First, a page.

Queen Victoria School has a long and proud history which has helped to shape the forward-thinking approach of the School today.
The choice of Her Majesty's name would ensure continued government support while at the same time it would be a tangible symbol of the chiefs' unequivocal loyalty to the British Crown.
In keeping with education expectations of the time and experience and beliefs of the British administrators in the virtues of boarding institutions, the new school was modeled on the English public school.
To add to its special character, the school was to have as its Principal an Oxford or Cambridge graduate.
Adaptability is an essential quality in a fast growing institution and within 20 years of its establishment admission to QVS was opened to all Fijian boys of proven academic ability.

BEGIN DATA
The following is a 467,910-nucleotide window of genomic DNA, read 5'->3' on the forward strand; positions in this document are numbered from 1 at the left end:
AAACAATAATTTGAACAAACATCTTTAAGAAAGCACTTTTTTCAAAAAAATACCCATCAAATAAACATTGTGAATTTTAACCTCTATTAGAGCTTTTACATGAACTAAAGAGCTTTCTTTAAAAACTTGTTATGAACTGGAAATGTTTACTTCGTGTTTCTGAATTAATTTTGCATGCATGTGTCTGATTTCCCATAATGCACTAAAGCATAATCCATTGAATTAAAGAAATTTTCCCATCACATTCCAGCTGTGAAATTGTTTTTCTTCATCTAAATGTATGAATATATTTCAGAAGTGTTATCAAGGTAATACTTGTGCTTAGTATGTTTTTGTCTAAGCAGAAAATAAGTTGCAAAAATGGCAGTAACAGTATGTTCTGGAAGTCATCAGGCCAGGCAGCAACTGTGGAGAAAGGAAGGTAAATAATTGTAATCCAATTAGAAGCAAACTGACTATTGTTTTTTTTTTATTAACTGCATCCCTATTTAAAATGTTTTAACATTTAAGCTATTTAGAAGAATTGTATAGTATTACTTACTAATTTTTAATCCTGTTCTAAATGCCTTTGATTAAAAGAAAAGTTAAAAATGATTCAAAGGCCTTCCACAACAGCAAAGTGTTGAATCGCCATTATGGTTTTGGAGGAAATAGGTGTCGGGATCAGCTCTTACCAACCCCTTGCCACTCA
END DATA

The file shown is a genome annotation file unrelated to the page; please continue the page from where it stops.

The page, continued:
Today, both chiefly and ordinary Fijian boys mingle and work together at Matavatucou in a way that prepares them for shared and cooperative adult responsibilities.
In addition, QVS also admitted students from other British territories in the Pacific, notably the Solomon Islands and Gilbert (Kiribati) and Ellice (Tuvalu) and New Hebridies (Vanuatu) and thus began building the foundation of many lasting friendships between Pacific people who are now leaders in their own societies.
Queen Victoria School, as a result of the expressed wish of the Fijian chiefs, began as a unique institution for the sons of Chiefs. As a pioneer in Fijian education it was often identified with the future hopes and aspirations of Fijians.
Admission to QVS was highly competitive and to have been educated at the school was a mark of achievement which guaranteed work in the civil service.